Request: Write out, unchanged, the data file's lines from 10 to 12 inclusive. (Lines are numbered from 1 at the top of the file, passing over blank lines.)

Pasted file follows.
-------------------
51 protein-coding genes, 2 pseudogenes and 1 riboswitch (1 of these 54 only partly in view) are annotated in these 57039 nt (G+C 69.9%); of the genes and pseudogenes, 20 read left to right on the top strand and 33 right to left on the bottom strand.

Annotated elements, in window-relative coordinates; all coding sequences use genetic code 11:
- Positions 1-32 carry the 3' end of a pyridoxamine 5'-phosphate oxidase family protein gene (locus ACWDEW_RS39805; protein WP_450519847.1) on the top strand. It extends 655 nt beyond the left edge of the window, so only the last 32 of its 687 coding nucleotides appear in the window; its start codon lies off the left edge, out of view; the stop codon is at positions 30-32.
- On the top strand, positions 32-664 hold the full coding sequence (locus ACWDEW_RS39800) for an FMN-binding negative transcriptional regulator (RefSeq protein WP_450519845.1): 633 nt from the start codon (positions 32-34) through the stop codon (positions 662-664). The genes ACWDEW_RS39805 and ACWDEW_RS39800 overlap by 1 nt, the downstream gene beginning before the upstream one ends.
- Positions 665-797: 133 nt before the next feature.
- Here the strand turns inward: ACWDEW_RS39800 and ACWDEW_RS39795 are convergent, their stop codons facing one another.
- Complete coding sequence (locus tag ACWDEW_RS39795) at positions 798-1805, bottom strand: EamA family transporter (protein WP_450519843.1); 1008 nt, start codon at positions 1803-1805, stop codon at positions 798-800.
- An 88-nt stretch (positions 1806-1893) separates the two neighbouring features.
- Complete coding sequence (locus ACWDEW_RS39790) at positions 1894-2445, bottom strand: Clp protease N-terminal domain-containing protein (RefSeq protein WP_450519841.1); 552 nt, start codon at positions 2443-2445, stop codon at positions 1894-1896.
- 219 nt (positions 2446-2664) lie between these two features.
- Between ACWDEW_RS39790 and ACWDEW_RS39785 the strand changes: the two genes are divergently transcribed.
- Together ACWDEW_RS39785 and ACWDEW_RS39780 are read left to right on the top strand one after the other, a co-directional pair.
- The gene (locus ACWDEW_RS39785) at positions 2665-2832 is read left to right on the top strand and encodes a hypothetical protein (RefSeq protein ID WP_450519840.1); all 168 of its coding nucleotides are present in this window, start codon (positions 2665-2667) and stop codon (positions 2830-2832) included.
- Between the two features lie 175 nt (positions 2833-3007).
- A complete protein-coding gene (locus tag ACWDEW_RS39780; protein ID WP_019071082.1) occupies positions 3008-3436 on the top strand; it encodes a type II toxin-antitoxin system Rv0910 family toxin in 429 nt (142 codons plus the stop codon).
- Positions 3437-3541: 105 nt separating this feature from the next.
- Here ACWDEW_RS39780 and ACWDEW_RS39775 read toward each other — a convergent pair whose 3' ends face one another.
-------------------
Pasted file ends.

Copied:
- 219 nt (positions 2446-2664) lie between these two features.
- Between ACWDEW_RS39790 and ACWDEW_RS39785 the strand changes: the two genes are divergently transcribed.
- Together ACWDEW_RS39785 and ACWDEW_RS39780 are read left to right on the top strand one after the other, a co-directional pair.